I find it hard to believe that planners could not devise a way of keeping part of this area open whilst the work is going on. I find it hard to believe that so much vandalism was allowed to happen.

Andrew said...

Lax security and lax ongoing building maintenance. Maintenance needs to be a constant ongoing process, closing some areas at times but always ensuring there is plenty to see for visitors. As for vandals attacking artwork, sadly that won't stop now, so works need better protection. I am not sure about other countries but security guards dominate our galleries and they are no doubt trained to note suspicious behaviour, and then cctv too.

Hels said...


vandalism is disgusting in any situation, true. If people wanted to draw attention to their cause, they should find another way to bring the public's attention to their cause eg a peaceful protest march in the city, letters to parliamentarians, paid tv ads etc etc. Trying to destroy historical treasures is unconscionable.

Hels said...


The museums on the island are very well established and have amazing collections. I loved my day there! And I have seen vandalism in other museums and galleries elsewhere. But that only makes it MORE important to improve security to world quality standard.

Hels said...


security can be greatly improved by physical changes (to windows, doors, ceilings etc) and by technological and personnel changes. Both could be easily achieved. But there seems to be a fear of not making public access to the buildings and the collections unlimited. Whereas I wouldn't mind if uniformed guards stood in each gallery, for example, it seems to be a concern in Berlin.

Parnassus said...

Hello Hels, I never understood the purpose of stealing or vandalizing art for political reasons. It does draw attention, but only in a negative way. Why should I believe in or support the cause of a criminal vandal who seeks to diminish the world's cultural heritage? I was unclear about that oil-spray attack. Was that a lending exhibition? Either way, these acts will certainly reduce the willingness of worldwide museums to lend masterpieces, which was one of the most pleasing and attention-getting forms of international cooperation. They probably decided on complete closure because of the security problems. Often when a large museum closes it finds a secondary venue, or arranges a tour of its treasures, but I imagine they are in a take-no-chances mode right now.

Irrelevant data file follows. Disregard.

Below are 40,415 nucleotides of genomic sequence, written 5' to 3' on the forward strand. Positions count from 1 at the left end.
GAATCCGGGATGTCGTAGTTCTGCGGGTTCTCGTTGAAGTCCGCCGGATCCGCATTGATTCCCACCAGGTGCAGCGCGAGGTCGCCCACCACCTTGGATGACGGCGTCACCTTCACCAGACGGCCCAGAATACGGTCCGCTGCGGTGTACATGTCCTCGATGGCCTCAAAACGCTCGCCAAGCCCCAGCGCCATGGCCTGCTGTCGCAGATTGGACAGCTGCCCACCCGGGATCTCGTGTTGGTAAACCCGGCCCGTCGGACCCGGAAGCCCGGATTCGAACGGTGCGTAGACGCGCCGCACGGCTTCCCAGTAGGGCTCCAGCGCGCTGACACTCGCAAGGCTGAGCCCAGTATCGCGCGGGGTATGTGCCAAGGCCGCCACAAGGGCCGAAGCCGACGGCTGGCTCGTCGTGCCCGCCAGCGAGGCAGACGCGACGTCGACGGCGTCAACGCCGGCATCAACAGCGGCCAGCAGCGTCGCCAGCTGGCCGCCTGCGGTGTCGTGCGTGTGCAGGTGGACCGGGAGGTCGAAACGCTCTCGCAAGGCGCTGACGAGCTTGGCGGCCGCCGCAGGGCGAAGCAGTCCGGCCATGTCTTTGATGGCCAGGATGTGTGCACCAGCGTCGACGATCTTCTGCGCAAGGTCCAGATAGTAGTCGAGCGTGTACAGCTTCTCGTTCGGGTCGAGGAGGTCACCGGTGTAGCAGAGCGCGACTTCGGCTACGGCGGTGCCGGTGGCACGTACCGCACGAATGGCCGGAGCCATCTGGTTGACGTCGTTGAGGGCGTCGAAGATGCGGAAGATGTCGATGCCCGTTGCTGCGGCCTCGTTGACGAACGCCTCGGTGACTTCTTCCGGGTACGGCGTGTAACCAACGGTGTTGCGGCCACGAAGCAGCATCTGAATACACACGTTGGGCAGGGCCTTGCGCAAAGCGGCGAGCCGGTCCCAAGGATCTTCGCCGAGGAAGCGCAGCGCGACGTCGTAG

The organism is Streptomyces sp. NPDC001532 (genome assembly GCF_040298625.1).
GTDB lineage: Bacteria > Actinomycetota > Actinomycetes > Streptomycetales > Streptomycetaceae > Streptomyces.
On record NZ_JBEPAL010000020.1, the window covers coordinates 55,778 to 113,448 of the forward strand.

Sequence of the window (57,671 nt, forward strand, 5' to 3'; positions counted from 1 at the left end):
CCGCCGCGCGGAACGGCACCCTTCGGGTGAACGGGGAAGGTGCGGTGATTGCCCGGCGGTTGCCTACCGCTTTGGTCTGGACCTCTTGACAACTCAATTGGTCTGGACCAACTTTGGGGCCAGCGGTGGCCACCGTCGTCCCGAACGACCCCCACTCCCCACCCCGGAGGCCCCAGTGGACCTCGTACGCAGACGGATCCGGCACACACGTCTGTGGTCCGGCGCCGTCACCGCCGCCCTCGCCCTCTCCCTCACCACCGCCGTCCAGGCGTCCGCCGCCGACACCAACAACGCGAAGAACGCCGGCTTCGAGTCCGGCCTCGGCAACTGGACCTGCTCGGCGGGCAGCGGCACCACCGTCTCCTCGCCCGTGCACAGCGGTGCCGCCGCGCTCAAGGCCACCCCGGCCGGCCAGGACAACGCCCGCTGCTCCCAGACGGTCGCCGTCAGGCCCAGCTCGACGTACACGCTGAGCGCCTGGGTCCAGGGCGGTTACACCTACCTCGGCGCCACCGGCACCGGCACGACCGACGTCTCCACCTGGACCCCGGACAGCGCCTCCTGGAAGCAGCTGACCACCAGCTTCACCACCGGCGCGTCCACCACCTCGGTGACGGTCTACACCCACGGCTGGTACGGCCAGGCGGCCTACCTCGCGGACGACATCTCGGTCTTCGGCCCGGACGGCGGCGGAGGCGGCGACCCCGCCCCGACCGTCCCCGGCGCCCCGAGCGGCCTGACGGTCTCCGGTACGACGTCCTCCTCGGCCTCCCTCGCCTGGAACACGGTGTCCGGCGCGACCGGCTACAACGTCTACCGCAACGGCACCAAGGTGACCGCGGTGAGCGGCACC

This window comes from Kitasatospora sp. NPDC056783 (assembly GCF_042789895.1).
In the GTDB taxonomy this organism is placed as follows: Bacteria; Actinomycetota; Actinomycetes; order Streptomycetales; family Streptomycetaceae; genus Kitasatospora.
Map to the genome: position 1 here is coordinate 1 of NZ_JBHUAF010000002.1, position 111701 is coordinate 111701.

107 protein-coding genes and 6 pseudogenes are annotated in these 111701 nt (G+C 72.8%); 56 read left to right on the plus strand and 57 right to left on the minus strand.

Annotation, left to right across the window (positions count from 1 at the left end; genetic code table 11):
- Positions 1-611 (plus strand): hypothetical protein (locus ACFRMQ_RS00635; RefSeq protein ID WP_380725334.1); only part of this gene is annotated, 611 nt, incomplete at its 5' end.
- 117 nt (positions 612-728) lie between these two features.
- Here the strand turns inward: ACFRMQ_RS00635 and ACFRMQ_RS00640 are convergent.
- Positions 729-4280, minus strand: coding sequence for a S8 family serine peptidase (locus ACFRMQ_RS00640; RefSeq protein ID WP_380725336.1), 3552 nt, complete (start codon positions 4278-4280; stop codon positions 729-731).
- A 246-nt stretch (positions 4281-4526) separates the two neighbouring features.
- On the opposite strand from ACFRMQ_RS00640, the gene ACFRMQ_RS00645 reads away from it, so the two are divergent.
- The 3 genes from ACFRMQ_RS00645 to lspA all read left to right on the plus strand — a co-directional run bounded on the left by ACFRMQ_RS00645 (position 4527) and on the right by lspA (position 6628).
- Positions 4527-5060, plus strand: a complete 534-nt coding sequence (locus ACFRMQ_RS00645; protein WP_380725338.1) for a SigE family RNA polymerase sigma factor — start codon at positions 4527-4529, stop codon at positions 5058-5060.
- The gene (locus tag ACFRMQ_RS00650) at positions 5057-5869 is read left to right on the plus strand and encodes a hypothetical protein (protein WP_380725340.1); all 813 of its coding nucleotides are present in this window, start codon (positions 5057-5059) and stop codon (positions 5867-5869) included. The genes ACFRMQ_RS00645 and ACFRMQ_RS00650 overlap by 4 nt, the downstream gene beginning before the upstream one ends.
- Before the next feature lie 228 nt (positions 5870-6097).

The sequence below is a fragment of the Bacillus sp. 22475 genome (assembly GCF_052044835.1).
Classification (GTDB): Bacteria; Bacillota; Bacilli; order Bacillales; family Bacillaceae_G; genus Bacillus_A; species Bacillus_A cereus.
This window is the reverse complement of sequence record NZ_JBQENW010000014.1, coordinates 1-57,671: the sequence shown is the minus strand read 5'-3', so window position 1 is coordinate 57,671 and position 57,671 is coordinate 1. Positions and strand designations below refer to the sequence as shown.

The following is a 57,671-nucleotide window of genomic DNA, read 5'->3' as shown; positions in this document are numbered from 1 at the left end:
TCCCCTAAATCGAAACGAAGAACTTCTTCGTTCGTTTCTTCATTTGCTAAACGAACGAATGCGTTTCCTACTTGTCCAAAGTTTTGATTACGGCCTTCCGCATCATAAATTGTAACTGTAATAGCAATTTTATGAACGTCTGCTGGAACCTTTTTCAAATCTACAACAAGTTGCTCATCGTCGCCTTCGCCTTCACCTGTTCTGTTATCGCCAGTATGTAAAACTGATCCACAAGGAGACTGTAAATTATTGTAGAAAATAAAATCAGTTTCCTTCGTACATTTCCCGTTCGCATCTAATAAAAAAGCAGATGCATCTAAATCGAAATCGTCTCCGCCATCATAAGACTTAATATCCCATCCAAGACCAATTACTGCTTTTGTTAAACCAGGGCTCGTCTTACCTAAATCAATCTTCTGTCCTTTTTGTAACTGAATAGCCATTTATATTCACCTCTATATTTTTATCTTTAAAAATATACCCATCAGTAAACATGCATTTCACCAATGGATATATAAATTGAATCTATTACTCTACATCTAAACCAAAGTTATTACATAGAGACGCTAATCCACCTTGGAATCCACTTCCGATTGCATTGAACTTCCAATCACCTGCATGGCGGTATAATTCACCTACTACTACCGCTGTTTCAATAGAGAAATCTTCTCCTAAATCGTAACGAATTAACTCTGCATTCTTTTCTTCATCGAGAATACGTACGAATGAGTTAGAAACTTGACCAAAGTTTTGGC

DUTA said...

The museums on the Spree Island sound like a fascinating complex to to be visited, explored, enjoyed!
'Security alertness' is the key phrase to be used in the context of theft and vandalism of museum treasures.

Rachel Phillips said...

Uniformed attendants did not stop a child from being snatched from his parents by a stranger and thrown over the balcony from Tate Modern in London. His life was ruined and that of his family. I took a long time before I could go back there. The vandals and the deranged have more rights than you and me.

Mike@Bit About Britain said...

I simply do not understand this kind of vandalism. It is mindless. To imagine it garners any sympathy for a cause, however worthwhile, is bizarre and arrogant. We should not have to fence off art and artifacts that need to be appreciated by as many people as care to see them, to protect them from individuals with adolescent brains.

Don001 said...

The heading caught my eye. Such destruction and theft is so, so abhorent and a really sad indictment of our times. It reminds me of talking to a security technician I met staying in my accomodation who was installing security cameras in a large new local casino. He said they were also installing cameras not just to "watch" the tables etc but also to monitor (i.e watch) the "watchers". But that doesn't stop anyone intent on vandalism once they're inside an institution.

Hels said...


The Museum Island Planning Group was created in 1998, many years before the vandalism that we were discussing. They understood that work was required on these gorgeous 19th and 20th century buildings, but I wonder why they didn't discuss thefts and vandalism.